yaws

Joe Armstrong <>
Mon Jun 24 15:50:16 CEST 2002


On Thu, 13 Jun 2002, Klacke wrote:

> Yet another release of yaws, 0.48 this time and 
> it feels as if yaws is getting more and more ready now.
> 
> Performance is great, I can deliver some 2500 dynamically
> generated html pages /sec on a 2GhZ machine.

Great - I'm interested in the 2500 pages/sec figure - I have zero
ideas is this good - how does it compare with commercial 
things (like ASP) or free things like PHP???

I too have been playing with a little socket based
client/server thingy of my own (Which I will release soon :-)

My thingy  multiplexes many different logical channels onto the
*same* port - (so you can serve HTTP and irc (my own) and anything else
on port 80) - when I get a connect request on port 80 I analyse the packet
and spawn off an appropriate parser ... since many people seem to
like port 80 programs I thought I'd dump everything onto port 80 and
differentiate in software :-)

In HTTP mode I could serve small pages (150 bytes) at about 700/pages sec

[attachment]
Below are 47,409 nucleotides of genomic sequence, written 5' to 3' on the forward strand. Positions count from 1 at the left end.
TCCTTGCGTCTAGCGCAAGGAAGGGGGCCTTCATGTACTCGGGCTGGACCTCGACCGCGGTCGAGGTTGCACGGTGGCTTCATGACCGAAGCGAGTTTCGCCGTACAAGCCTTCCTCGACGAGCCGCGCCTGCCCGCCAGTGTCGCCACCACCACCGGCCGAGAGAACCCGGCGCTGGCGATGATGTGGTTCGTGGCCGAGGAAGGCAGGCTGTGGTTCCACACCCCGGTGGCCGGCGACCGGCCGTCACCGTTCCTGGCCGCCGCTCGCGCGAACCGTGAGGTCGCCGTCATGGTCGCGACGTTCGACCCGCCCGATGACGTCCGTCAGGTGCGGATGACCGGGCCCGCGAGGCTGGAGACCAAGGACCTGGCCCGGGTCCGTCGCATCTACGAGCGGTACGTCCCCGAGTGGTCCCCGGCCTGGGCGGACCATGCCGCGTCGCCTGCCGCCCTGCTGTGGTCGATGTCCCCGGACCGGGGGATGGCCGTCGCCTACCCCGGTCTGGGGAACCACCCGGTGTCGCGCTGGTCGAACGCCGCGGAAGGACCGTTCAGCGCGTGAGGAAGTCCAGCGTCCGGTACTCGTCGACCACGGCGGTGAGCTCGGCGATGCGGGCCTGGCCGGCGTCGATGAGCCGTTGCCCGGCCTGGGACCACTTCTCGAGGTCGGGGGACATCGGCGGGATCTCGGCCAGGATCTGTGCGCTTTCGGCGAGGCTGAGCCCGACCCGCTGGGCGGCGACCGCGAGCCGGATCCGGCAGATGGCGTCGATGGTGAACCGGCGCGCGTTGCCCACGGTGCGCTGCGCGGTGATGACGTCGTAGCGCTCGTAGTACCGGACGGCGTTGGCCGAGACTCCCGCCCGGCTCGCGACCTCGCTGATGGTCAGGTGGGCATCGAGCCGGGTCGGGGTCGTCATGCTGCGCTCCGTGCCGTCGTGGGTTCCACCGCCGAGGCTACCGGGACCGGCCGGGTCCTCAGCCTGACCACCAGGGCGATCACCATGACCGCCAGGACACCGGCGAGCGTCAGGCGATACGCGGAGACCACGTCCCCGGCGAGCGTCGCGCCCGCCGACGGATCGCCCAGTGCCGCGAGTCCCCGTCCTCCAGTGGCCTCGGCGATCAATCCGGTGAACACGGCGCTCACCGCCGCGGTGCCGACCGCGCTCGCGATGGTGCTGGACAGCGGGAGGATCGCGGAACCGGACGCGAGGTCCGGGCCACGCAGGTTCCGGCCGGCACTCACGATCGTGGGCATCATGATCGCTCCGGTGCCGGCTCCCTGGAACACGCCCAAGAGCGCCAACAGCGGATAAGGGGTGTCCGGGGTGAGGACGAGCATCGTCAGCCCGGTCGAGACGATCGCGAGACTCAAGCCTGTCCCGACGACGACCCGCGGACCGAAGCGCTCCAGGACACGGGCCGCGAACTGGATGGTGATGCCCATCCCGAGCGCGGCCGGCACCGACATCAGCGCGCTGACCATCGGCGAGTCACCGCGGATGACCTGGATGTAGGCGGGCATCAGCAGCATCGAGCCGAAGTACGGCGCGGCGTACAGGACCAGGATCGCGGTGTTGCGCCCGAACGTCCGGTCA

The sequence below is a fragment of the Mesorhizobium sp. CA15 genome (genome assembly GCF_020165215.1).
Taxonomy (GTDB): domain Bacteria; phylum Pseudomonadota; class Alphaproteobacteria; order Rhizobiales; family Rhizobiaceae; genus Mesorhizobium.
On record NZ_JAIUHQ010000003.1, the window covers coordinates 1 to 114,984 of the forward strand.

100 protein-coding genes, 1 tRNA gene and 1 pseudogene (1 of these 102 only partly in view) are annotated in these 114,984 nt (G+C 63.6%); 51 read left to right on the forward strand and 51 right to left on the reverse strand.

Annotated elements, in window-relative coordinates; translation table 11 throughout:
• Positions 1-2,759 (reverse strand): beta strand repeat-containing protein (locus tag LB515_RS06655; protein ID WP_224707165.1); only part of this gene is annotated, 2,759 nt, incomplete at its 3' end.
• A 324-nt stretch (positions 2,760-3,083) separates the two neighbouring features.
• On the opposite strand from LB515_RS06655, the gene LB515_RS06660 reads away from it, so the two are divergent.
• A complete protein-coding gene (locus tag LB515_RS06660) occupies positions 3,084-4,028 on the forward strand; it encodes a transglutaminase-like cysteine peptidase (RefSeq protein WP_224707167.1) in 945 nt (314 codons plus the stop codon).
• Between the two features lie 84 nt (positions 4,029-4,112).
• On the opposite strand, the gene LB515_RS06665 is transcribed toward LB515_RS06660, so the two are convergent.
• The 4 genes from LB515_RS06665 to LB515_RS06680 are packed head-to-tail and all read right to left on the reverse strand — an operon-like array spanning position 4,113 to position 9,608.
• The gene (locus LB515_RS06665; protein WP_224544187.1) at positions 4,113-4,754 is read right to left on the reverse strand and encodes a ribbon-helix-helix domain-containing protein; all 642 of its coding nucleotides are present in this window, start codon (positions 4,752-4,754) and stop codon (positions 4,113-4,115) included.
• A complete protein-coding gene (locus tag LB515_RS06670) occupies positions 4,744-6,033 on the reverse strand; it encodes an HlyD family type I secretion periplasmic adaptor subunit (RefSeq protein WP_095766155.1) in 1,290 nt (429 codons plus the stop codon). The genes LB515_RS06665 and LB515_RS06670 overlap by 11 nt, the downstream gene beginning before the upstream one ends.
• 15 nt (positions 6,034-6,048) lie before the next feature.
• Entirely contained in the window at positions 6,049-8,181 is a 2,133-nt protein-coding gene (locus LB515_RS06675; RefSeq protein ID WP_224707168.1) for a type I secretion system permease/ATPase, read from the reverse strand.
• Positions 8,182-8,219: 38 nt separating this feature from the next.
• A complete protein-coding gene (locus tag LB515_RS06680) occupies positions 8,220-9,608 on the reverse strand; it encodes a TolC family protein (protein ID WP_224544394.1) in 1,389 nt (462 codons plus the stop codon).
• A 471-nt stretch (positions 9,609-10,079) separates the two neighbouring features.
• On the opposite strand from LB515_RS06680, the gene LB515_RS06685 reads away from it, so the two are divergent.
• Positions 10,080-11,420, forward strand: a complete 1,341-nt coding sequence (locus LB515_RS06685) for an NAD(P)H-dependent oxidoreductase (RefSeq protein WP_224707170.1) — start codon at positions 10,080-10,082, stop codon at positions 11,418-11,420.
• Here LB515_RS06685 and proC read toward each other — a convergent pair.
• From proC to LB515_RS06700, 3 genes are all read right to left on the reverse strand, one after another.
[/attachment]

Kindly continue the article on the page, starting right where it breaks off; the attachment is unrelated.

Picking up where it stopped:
(say 930 scaled to klacke's 2 GHz) - 

When I was serving Erlang terms,  things were much faster
(this was just an open_port -> term_to_binary -> send -> receive ->
binary_to_term -> close port type setup).

Here I served 20K requests/per second (probably ok :-)

Questions:

1) Where does all the time go in serving up HTTP pages? 
  
   << the difference of 700 vs. 20,000 requests/second is
      amazing - Is this just the time taken to parse the 
      HTTP headers and dispatch the request? >>

   (interestingly my HTTP server needed 619/reductions to process
a request - and the erlang term server took 28 reductions) - 

2) What is "good performance" for serving static/dynamic content HTTP
   pages?

3) What is "high performance" for serving up PHP/ASP pages? -
I checked the net to see if I could find this out but saw such laughably low
figures that I couldn't believe them.

  <aside> I  saw ballpark  figures of 50  pages/sec for ASP  servers -
this seems way too low to be called high performance - are they really
that bad?
  </aside>




/Joe





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